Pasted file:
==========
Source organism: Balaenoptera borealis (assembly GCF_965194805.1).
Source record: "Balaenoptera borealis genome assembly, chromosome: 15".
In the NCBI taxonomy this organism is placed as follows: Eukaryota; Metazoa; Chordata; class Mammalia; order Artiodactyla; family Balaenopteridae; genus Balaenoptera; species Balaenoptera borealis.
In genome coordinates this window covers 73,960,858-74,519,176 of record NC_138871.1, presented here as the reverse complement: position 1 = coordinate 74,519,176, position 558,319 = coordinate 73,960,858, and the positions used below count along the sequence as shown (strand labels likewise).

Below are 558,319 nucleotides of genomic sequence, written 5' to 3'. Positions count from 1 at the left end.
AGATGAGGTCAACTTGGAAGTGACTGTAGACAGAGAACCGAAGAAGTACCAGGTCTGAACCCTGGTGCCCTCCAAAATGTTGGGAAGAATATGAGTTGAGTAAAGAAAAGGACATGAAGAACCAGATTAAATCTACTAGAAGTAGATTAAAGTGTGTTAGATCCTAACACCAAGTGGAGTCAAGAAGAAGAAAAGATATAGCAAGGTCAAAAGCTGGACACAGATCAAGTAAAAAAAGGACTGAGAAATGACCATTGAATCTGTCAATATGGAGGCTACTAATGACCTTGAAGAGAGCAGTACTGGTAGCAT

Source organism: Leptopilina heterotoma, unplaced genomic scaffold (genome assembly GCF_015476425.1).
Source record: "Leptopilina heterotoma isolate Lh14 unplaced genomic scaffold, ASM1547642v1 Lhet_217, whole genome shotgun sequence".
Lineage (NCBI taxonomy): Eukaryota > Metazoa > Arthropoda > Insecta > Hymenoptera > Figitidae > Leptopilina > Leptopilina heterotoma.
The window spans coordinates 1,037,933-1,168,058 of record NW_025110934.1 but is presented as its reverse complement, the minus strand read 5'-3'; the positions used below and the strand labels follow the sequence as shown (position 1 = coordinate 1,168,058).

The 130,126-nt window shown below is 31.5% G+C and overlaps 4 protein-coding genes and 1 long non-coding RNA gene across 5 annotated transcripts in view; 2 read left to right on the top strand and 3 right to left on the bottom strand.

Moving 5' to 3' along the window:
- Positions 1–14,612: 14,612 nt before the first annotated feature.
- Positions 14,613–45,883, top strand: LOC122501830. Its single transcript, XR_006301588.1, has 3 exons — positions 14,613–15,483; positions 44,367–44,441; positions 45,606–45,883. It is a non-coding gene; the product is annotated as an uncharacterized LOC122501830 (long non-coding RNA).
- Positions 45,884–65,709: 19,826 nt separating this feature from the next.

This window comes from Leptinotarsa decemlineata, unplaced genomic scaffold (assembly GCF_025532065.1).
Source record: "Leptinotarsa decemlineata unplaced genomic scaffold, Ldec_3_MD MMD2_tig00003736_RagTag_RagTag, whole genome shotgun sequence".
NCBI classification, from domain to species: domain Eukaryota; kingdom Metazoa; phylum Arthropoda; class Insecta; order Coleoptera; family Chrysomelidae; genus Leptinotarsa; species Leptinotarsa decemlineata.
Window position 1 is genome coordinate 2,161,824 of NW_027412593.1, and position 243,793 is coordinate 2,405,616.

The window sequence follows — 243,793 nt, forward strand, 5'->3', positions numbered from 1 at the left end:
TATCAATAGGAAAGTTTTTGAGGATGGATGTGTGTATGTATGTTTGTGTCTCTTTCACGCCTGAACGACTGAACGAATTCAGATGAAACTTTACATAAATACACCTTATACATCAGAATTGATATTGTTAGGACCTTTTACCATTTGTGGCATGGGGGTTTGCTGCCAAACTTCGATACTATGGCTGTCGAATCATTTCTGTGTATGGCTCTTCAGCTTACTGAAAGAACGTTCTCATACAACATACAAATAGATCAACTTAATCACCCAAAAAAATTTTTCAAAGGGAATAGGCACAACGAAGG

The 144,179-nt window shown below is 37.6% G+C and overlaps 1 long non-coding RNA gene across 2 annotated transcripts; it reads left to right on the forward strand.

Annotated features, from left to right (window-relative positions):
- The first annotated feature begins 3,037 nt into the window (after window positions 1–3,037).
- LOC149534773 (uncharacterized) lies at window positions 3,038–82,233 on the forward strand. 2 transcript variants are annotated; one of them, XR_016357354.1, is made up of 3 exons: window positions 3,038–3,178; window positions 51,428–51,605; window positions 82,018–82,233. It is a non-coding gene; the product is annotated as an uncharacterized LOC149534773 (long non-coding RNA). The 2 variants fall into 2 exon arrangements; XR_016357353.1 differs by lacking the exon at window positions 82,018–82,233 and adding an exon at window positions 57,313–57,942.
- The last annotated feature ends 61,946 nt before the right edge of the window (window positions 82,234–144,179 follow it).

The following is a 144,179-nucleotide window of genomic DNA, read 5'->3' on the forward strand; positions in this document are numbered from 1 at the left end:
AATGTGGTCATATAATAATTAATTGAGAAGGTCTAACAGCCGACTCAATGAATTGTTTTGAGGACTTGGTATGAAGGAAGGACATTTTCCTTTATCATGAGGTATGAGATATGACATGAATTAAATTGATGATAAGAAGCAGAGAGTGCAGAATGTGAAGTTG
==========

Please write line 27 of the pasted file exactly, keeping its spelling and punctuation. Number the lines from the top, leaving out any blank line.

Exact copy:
The following is a 144,179-nucleotide window of genomic DNA, read 5'->3' on the forward strand; positions in this document are numbered from 1 at the left end: